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  • Writer's pictureLHE Motorsports

Winging It: A Detour Into Wing Design

Following a couple events in the rain, and visually analysing the residual dirt on the wing, I took a detour into evaluating rear wing performance. Of particular note was the slight flow detachment at the rear of the wing on the underside, and the high degree of turbulence around the upright attachment at the bottom of the wing.



To test wing attributes, I started with a very simple aerofoil design, which underwent some iterative improvements, to arrive at the design below. For testing purposes, the wing was 70" wide, with a 11.25" chord length. Overall, the design works relatively well. All testing below was conducted without the uprights or endplates, to evaluate the performance of the aerofoil itself.







At 6 degrees AoA, flow is started to separate at the trailing edge. Future revisions will improve the leading edge to reduce drag.

For comparison purposes, the results were also compared to data available from two wing manufacturers, Nine Lives Racing and APR (specifically the GTC 300, which is what is current on the car).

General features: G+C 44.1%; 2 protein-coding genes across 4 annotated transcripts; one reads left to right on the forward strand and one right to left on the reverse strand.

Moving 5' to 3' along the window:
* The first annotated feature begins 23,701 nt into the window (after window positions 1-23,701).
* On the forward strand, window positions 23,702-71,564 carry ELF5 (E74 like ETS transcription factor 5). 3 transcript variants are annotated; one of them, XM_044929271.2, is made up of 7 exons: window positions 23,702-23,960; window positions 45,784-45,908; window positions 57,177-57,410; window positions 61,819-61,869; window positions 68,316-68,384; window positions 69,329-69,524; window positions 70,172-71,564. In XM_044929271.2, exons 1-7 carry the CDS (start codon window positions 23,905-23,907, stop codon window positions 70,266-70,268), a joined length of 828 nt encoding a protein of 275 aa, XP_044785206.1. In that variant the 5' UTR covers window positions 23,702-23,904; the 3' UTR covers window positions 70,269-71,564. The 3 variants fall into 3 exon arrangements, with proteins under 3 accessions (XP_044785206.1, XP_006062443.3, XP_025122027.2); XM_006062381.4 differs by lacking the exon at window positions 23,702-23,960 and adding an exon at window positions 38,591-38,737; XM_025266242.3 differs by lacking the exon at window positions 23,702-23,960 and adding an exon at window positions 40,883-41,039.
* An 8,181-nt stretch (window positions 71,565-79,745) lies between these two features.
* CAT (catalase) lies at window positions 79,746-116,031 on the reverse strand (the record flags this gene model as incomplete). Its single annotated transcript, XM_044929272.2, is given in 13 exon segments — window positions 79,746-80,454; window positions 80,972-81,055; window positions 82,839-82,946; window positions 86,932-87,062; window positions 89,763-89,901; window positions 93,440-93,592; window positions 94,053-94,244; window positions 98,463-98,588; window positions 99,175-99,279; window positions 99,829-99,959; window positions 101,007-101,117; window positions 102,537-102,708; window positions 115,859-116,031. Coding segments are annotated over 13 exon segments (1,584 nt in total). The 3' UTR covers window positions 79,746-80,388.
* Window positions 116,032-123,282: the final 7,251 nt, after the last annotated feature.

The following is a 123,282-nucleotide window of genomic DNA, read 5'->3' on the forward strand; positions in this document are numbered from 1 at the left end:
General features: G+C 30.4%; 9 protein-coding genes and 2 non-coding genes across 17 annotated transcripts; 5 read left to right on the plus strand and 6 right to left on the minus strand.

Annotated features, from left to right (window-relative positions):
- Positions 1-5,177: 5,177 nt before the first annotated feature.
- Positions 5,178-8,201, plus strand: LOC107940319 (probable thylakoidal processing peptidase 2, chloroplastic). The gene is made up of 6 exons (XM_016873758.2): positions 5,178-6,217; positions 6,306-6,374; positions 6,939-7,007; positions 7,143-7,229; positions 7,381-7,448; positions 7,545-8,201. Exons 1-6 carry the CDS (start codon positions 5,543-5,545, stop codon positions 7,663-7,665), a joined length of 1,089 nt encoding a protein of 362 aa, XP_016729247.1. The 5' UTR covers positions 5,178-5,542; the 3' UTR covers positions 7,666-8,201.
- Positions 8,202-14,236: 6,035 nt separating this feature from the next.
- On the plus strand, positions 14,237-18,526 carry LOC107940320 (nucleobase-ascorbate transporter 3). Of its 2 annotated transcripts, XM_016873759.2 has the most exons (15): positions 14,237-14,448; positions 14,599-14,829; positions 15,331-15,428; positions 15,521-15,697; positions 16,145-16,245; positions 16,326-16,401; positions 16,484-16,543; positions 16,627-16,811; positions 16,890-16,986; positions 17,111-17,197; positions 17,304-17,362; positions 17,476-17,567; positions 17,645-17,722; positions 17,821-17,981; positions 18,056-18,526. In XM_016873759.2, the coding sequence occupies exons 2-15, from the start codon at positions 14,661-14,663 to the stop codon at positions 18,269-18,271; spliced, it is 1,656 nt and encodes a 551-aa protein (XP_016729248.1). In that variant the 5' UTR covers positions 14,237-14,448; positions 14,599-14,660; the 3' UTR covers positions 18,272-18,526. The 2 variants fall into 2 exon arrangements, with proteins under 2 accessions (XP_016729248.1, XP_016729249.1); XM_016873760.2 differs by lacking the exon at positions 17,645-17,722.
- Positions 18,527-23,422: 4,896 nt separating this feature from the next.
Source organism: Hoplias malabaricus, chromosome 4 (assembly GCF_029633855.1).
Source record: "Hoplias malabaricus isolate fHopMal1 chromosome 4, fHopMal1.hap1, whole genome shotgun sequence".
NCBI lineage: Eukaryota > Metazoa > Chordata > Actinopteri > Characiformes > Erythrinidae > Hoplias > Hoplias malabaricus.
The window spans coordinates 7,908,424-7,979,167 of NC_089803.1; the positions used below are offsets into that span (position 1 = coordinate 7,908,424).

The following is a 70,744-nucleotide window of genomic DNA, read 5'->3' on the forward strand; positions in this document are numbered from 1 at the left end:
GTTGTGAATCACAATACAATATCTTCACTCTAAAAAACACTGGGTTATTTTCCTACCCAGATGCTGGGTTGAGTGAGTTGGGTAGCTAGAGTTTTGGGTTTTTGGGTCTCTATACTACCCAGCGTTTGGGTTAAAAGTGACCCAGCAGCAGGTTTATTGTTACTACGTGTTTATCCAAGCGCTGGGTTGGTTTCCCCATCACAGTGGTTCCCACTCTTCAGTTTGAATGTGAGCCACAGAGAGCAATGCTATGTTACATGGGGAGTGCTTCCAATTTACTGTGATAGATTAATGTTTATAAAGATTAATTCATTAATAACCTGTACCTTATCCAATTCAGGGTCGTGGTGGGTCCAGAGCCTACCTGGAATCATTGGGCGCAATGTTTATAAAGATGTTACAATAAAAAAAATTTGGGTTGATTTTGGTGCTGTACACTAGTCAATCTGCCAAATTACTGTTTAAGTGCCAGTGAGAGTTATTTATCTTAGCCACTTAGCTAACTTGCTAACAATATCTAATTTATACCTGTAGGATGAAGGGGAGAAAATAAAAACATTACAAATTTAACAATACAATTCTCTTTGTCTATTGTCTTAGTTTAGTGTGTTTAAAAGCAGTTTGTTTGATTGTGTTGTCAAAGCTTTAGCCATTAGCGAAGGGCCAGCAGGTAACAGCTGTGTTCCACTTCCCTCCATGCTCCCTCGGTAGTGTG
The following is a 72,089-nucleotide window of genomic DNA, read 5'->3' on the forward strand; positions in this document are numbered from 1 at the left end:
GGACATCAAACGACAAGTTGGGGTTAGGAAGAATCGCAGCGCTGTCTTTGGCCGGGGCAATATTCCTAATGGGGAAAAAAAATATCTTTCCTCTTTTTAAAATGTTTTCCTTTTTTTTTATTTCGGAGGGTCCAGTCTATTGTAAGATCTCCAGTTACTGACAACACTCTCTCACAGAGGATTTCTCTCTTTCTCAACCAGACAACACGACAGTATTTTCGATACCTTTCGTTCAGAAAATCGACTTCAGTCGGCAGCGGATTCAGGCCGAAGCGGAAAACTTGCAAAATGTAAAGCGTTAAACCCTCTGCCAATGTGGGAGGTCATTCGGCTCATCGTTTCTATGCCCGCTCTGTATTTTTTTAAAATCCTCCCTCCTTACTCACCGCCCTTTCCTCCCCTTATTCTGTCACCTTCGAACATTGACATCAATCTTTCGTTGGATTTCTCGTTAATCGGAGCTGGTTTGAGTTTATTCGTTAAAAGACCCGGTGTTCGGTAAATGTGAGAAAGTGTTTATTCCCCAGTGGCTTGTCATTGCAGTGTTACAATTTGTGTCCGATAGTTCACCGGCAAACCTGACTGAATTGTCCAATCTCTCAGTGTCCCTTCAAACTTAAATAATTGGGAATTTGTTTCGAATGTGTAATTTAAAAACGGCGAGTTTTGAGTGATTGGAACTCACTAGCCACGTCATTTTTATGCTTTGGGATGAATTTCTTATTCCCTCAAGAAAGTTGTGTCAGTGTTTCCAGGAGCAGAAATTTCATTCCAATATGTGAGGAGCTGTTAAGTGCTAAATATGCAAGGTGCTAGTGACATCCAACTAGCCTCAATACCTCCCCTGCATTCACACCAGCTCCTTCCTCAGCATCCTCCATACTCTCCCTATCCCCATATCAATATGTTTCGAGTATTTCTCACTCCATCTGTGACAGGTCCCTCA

The results generally compared well. The design was far less efficient than the Nine Lives Racing offering, but was able to produce far higher levels of downforce at steeper angles of attack; the NLR design lost efficiency fairly rapidly beyond 5 degrees (which produced 180 lbs of downforce). The APR GTC 300 was slightly more efficient, but also began to stall out after 10 degrees.


After testing the efficiency of the aerofoil, the wing assembly with simplistic bottom mounts was tested. The simple act of attaching .5" wide vertical elements to the underside of the wing reduced downforce by roughly 7%, and simultaneously increased drag roughly 7%. It's reasonable to conclude, given the very bulky attachment pieces on the aerofoil itself, the GTC 300 would fare considerably worse when measured with the mounts. And this is qualitatively supported when looking at the turbulent airflow around the mounts as evidenced by the dirt patterns on the wing and deck lid.


So, the big take-away here is the mounting system is critical. Optimally you'd mount from the top using a swan neck attachment. If that's not feasible, much care must be taken to optimize airflow around the mounts to prevent reduction in wing effectiveness.

Future testing of Corvette aero will incorporate this new wing design.

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